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Delhi Chief Arvind Kejriwal and Paytm CEO go in Twitter War over PM Modi’s appearance in Paytm Advertisement

Paytm has become quite popular and people are downloading the mobile app for easy transactions

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Delhi CM Arvind Kejriwal, VOA
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New Delhi, November 11, 2016: The advertisement that surfaced online with Vijay Shekhar Sharma, Paytm’s Founder and CEO congratulating Prime Minister Narendra Modi for demonetizing Rs 500 and Rs 1,000 notes has not gone well with Delhi’s chief minister Arvind Kejriwal. As a result, it ended in a war of words over Twitter between the two.

Even though the move will benefit Paytm as people will choose mobile wallets instead of cash, till fresh currency notes are issued, the Chief says, their motive behind this is to solve the financial problems that people will be dealing with right now.

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By hinting at a prearrangement between PM Narendra Modi, his government, and Paytm-Kejriwal tweeted, “Paytm is the biggest beneficiary of PM’s announcement. Next day PM appears in its ads. What’s the deal Mr. PM?”

Further, he added in another tweet that, that it was “utterly shameful” of PayTM to use Prime Minister Narendra Modi’s image for such ads.

To which Paytm Chief replied, “Dear Sir, the biggest beneficiary is our country. We are just a tech startup, trying to solve financial inclusion and make India proud.”

The tweets have had a huge impact as it questioned PM Narendra Modi’s move and his appearance on Paytm add. The tweets were retweeted and both Kejriwal’s and Vijay Shekar’s tweets were retweeted and liked by too many people. To this Aaj Tak also posted tweet, which questioned PM Modi’s appearance on Reliance Jio Add and now Paytm Add- but this tweet was later deleted.

Aajtak's Tweet on PM Modi's appearance on Reliance Jio Add and Paytm Add, that was deleted.
Aajtak’s Tweet on PM Modi’s appearance on Reliance Jio Add and Paytm Add, that was deleted.

Needless to say, this has made Paytm quite popular and people are downloading the mobile app for easy transactions. After PM Modi’s move to counter black money, there is 7 times growth in the Paytm’s traffic. While downloading the app has increased three times, many people also added 30% more money to their wallets on Thursday. This means that on the first day, when the demonetization of big currency notes broke, there was 10 times increase in the usage over normal days.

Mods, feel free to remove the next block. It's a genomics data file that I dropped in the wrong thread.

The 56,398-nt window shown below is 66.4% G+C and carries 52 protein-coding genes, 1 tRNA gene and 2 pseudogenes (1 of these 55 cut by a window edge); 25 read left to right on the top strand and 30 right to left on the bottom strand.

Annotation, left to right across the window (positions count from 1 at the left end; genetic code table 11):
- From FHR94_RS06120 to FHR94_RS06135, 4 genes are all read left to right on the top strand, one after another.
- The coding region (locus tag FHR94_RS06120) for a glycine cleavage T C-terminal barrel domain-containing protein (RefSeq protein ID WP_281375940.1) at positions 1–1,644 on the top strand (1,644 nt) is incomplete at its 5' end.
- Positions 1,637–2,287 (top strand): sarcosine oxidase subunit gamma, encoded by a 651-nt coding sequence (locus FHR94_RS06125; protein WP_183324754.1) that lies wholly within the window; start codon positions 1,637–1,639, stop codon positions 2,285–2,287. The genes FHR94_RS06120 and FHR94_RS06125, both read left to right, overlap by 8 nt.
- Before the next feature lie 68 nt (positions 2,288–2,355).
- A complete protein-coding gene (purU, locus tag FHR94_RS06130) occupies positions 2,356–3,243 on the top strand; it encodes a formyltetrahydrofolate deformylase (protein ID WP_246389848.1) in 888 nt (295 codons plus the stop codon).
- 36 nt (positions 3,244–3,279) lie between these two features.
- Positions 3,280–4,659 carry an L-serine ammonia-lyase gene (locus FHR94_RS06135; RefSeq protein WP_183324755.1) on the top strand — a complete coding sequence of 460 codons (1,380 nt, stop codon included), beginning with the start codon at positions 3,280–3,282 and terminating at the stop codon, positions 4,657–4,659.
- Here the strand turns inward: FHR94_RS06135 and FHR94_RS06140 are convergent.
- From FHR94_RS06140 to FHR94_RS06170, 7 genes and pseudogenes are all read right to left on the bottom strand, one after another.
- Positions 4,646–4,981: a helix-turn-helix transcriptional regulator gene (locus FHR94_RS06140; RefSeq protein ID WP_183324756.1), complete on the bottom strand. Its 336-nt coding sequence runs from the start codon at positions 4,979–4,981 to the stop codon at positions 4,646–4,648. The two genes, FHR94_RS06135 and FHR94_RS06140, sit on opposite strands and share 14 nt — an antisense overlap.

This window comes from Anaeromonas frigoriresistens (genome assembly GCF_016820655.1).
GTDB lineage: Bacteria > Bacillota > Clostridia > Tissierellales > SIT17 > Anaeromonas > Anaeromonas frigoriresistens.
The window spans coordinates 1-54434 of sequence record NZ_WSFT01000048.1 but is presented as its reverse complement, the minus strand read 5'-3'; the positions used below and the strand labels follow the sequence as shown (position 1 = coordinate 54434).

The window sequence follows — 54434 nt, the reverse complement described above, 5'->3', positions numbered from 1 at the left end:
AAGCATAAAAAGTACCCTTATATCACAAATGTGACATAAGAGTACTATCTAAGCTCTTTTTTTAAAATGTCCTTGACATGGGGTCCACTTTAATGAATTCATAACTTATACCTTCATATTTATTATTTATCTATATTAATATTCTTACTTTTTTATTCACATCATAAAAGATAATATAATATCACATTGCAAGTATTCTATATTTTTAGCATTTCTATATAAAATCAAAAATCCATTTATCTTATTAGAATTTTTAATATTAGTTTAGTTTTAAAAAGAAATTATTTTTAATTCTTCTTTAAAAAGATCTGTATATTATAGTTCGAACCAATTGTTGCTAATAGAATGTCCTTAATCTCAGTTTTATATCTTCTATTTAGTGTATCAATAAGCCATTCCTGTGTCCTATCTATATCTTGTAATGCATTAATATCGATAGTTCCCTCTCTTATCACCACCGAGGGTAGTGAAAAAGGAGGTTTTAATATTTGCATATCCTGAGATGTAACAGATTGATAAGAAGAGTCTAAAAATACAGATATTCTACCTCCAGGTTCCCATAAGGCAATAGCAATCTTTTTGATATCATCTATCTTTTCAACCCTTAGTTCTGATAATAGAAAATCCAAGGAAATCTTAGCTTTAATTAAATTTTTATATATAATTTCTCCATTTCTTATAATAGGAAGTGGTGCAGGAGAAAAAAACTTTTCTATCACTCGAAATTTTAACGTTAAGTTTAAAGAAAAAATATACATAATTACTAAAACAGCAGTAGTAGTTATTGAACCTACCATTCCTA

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Further, the online transactions grew three times, and offline (payment to retailers) grew five times. Paytm’s transaction value continued to grow 200% every day for the past couple of days, says the company data.

Kejriwal’s tweets got many angry over twitter, here are few of them-

Another tweet mentioned- “If PayTm adds Modi’s photo, is it his fault? Grow up, man!”

But, Kejriwal tweeted more to express his dissatisfaction and replied to a person with Paytm’s add with Modi’s picture and tweeted- “Utterly shameful. Do people want their PM to model for pvt cos? Tomo, if these companies do wrongdoings, who will act against them.”

– by Deepannita Das of NewsGram. Twitter: @deepweep

 

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Copyright 2016 NewsGram

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Social Media Giants Face Complications Dealing With Online Offensive Speech

Tech companies are known for constantly tweaking their products and software. Now it seems they are taking the same approach with speech.

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Social media. Offensive Speech
An iPhone with Twitter, Facebook and other apps, May 21, 2013. U.S. internet companies are taking a harder look at their policies that have promoted free expression around the world.. VOA

Twitter users are blocking companies like Pepsi, Nike and Uber on Twitter to pressure the social media firm to permanently ban American broadcaster Alex Jones for what they say are his abusive tweets and offensive speech.